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The publishing business is changing faster than almost anyone wants to admit. I feel like I am watching the Berlin Wall come down again. Change is scary, but it is exciting to contemplate the new structures that might emerge in the wake of all the carnage. Here are some predictions based on the opportunities that new technology and new spaces are creating:
1. Blended bookstore business strategies. I believe some bookstores will survive by marrying bookselling with other businesses. The chains already have cooped the coffeehouse marriage, but other combinations are available. The childcare bookstore. The women's fitness bookstore. The movie house bookstore. The speed dating bookstore (possibly franchised by eHarmony.) The over 55 bookstore (absolutely no children please). My favorite is the bar bookstore, where you are served the cocktail of the day (the Poetini, the Bronterita) by your favorite librista (or would it be booktender?) as you thumb through prospective purchases. Just remember, if you spill on it, you've bought it.
2. The Cadillac editorial business. I know freelance editors abound nationwide, but soon some smart New Yorker will aggregate a brain trust of editorial staff who have been laid off from the big houses. This first rate talent won't come cheap, but authors who want the best will be able to access top editors. This business will be web centered, and will offer personal consultation via webcam or conference call. There might be a sliding scale of charges. As an author becomes more successful, she might 'trade up' to a more experienced editor. The brand would offer related services including legal and translation support.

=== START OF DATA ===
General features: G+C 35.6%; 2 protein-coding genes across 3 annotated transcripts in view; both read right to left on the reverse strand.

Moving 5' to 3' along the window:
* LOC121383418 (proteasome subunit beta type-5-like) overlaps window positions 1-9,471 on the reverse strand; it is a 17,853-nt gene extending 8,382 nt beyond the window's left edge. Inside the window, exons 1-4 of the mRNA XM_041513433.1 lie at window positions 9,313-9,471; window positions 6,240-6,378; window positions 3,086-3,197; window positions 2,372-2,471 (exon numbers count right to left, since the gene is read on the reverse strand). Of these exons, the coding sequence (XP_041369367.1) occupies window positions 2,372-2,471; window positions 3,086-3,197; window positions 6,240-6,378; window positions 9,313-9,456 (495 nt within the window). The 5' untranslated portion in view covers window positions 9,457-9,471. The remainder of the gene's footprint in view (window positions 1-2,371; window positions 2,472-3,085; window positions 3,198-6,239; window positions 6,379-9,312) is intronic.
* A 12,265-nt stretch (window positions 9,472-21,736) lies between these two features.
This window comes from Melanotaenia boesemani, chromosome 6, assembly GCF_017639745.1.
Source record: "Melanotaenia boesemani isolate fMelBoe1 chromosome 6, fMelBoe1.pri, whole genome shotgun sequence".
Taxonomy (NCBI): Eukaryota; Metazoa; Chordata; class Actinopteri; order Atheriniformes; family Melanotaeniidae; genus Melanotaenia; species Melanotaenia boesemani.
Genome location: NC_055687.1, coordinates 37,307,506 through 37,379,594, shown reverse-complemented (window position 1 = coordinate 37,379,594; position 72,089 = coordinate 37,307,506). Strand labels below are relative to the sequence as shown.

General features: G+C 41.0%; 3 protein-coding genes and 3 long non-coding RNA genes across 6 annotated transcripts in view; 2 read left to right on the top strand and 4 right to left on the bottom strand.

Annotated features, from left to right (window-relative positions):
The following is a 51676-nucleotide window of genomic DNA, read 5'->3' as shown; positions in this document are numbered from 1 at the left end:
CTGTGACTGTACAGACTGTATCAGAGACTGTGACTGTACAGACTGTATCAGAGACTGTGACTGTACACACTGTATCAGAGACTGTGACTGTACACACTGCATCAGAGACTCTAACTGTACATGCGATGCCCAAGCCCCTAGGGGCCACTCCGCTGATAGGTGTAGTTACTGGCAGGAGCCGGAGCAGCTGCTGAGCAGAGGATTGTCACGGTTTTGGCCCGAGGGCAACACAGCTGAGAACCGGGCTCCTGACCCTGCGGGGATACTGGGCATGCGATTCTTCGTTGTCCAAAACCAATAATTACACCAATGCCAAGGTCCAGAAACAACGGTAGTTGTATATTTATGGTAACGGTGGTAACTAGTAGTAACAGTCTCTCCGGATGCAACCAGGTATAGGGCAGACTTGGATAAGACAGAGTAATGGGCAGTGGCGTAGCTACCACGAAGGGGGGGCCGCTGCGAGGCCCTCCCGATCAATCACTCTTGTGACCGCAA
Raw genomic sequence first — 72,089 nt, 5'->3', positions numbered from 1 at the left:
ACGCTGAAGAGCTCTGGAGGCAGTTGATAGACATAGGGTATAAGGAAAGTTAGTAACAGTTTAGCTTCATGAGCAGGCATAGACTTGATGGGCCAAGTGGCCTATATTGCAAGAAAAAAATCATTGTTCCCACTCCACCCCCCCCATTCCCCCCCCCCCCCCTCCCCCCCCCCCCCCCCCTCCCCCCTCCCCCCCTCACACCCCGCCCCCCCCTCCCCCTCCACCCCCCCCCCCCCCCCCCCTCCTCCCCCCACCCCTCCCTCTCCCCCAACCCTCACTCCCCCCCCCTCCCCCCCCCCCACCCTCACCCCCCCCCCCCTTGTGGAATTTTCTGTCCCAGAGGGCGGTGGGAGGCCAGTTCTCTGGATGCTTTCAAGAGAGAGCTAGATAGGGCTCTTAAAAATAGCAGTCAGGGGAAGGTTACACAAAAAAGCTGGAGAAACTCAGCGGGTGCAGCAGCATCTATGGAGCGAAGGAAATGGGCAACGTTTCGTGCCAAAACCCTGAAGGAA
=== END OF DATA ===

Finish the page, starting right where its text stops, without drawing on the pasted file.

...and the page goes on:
3. The Cadillac book review source. Reviewing is alive and well on the web, but quality is all over the ballpark and review content is not organized. I believe there is an audience willing to pay for quality review and critique content that is packaged and delivered attractively and efficiently. The New York Review of Books, the Midwest Book Review and other respected players already are online, but they are behind the curve in technical terms. Soon, a geekier bibliophile will create a snappy subscription service that delivers a high-end, independent daily ezine to your computer, mobile or Kindle.